29th October 2020
In this episode of DeFi Download, join Piers and Trevor Koverko, founder of Polymath, as they explore the realm of digital securities on the blockchain. They discuss security tokens and their components, market infrastructure problems, cross-jurisdictional regulatory compliance, identity concerns and permissioned blockchains.
In this episode of DeFi Download, Piers talks with Trevor Koverko, founder of Polymath, about digital securities on the blockchain. Trevor is an early leader in the blockchain community in projects such as Ethereum, EOS, Hashgraph, and ShapeShift.
Polymath is a decentralised platform that simplifies the process of creating security tokens and conducting security token offerings. Piers and Trevor begin their discussion with the history of Polymath, when and how it was founded, its current situation and partnerships. They delve into the reasons behind the failure of its first attempt and what new ideas and solutions the Polymath team has developed along the way.
Polymath was born in 2017 when Trevor Koverko and Deven Soni decided to combine their two passions, crypto and investing. Chris Housser joined them as a co-founder. Early on, they found out that it was impossible at that time to reconcile crypto and securities laws.
They found inspiration from projects like Blockchain Capital (BCAP), founded by brothers Brad and Bart Stephens who pioneered the first security token by tokenising a VC fund, and companies such as Shopify, that makes it easy for anyone to sell anything to anywhere.
Security tokens and securities, in general, have their own unique set of demands and needs as well as parameters that deserve their own purpose-built solution. Despite how much the founders of Polymath love Ethereum, it became clear that it wasn’t invented specifically for securities. So, instead of building at the layer-2 (which is what they did at first by building the smart contract layer on top of Ethereum), they realised that they were uniquely qualified to build a security token layer-1.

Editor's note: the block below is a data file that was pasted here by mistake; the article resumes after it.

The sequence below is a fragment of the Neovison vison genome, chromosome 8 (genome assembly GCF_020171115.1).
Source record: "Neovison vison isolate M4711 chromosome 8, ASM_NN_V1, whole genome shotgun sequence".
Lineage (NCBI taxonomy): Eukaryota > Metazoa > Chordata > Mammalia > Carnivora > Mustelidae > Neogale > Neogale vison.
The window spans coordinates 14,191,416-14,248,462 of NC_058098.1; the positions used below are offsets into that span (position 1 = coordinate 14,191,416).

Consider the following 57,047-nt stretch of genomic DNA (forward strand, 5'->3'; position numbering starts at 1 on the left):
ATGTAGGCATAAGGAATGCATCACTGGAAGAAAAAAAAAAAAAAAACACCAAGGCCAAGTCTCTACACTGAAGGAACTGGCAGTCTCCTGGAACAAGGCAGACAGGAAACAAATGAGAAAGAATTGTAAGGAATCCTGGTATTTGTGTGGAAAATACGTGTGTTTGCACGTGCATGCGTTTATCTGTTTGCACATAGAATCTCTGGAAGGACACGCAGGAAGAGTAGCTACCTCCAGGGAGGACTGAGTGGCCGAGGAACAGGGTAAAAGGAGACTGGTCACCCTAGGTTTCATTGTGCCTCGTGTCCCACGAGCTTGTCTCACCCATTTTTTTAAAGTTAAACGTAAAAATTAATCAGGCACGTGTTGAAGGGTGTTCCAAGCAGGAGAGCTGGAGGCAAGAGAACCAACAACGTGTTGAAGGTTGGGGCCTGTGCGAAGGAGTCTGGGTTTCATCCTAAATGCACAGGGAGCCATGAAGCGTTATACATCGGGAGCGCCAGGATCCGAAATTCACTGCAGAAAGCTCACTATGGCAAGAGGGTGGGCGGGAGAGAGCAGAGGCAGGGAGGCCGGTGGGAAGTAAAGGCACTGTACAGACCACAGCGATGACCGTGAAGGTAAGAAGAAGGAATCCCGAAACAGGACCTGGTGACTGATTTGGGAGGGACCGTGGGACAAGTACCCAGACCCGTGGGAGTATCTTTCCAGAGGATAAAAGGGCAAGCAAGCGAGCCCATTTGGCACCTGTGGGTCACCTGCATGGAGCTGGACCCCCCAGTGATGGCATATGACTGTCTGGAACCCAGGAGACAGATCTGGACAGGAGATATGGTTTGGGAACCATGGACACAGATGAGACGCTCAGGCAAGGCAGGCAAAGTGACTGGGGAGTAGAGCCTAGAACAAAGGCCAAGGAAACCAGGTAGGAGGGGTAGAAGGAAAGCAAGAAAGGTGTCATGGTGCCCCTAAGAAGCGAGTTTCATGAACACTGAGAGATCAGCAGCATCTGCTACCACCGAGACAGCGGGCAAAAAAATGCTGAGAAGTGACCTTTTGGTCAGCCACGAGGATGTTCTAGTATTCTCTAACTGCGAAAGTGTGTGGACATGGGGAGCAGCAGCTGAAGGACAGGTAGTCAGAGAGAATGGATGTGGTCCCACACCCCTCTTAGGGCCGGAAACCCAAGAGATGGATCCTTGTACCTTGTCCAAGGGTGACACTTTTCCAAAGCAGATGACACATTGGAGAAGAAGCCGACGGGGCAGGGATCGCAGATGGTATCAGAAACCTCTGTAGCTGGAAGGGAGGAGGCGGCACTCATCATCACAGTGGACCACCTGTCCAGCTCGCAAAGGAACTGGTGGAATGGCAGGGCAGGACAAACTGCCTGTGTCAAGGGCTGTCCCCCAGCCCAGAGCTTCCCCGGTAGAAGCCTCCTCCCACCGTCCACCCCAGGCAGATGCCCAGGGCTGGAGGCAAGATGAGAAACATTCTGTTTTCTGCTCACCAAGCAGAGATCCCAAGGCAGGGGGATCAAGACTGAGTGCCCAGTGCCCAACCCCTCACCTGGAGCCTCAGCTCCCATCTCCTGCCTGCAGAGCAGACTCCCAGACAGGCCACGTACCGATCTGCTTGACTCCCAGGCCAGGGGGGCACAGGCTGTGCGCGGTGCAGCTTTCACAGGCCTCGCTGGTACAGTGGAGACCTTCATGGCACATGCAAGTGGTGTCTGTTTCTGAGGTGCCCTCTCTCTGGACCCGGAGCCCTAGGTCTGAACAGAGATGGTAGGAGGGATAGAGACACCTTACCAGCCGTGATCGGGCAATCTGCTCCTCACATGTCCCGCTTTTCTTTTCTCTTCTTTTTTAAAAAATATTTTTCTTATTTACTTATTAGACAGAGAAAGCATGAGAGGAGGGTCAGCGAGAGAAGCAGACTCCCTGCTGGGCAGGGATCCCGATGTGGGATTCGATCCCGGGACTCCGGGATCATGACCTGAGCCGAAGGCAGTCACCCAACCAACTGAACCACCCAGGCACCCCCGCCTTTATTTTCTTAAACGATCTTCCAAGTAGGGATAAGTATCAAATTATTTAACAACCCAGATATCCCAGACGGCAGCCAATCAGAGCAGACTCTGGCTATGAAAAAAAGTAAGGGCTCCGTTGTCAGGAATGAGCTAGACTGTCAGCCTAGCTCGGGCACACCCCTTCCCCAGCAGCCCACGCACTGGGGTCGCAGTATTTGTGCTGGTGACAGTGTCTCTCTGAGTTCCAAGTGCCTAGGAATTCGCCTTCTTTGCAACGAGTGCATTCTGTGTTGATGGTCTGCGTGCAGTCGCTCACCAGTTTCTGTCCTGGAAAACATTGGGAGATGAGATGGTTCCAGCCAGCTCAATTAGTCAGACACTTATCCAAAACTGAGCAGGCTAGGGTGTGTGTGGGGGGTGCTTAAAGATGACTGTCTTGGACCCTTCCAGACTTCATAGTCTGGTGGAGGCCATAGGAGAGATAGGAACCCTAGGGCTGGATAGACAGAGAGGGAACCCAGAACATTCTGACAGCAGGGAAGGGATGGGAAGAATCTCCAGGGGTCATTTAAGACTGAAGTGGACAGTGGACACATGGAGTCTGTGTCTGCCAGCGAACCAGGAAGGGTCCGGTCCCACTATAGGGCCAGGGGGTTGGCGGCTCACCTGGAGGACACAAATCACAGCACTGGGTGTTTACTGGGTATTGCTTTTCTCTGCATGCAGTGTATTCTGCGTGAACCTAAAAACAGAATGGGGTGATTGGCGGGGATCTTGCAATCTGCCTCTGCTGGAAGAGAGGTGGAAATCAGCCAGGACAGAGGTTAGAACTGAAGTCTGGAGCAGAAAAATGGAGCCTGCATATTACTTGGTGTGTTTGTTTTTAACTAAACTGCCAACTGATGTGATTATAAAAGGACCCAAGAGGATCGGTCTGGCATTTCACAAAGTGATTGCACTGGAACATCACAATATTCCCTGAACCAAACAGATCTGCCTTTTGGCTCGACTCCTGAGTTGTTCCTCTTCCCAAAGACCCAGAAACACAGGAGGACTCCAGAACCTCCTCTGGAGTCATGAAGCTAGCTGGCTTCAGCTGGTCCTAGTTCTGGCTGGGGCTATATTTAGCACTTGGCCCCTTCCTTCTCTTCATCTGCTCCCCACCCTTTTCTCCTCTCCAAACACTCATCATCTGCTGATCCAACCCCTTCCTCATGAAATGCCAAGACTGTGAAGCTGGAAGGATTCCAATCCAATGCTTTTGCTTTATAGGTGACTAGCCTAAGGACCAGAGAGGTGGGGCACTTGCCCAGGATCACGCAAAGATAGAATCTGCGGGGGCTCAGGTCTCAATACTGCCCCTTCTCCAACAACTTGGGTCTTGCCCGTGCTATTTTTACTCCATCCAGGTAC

They announced the Polymesh blockchain at Consensus conference on May 2019 and launched the Testnet V1 “Aldebaran” on June 23, 2020.
A security token is a simple concept: it’s a digitally native representation of a traditional legacy security, anything that can benefit from tokenisation, whether that is a stock, a bond or a derivative. A security token is useful because it can solve real problems and create significant cost savings and efficiencies.
There are four main components of a security token:
During the interview, Trevor analyses each of these components.
Trevor stresses the importance of resolving regulatory compliance first within the largest and most difficult regulatory country, the US. Smart contracts have programmable ownership, which theoretically helps the process to be streamlined significantly, and no matter how nuanced the regulatory intersections are, it is quite possible to unwind and program them into how these smart contracts interact with each other. Besides, as identity starts moving over to the blockchain, it will be possible to untangle the mess of compliance globally. Trevor sees a lot of potential in this field, especially with what Polymath is doing first-hand.
A prominent issue, according to Trevor, is lack of market infrastructure. To establish a flourishing ecosystem of tokenised securities with strong chain links every part of the whole (custody, transfer agent, secondary exchange, issuers, investors, etc.) needs to come online simultaneously. Polymath aims to be the connective tissue between the above disparate stakeholder groups as well as a technology platform that connects the broker-dealers and secondary exchanges that are embracing tokenisation. It takes time to build this infrastructure, and for the regulators to come around, however, there’s significant developer interest and demand for blockchain-based tokenised securities.
Polymesh has four key design principles or pillars that work as a feedback loop:
The team at Polymesh listens to feedback that real-world users and financial institutions provide and try to solve the problems that they bring to their attention.
The principle of identity, specifically, is the core fundamental design principle of security tokens. Polymesh is not a KYC provider, but they have dozens of integrations with several major KYC providers.
Trevor believes that “community is an important part of a blockchain project. It literally is the project. If it’s not a community-driven project, then it’s not a decentralised network.” Developers, thought leaders and people who defend the product/market fit of a particular project are what consists a community.
Permissioned blockchains add an additional level of security, which is vital in a security token. It is also something that carries fewer regulatory risks. But for the broader and especially the hard-core DeFi market, permissioned DeFi will sound like a contradiction of terms.
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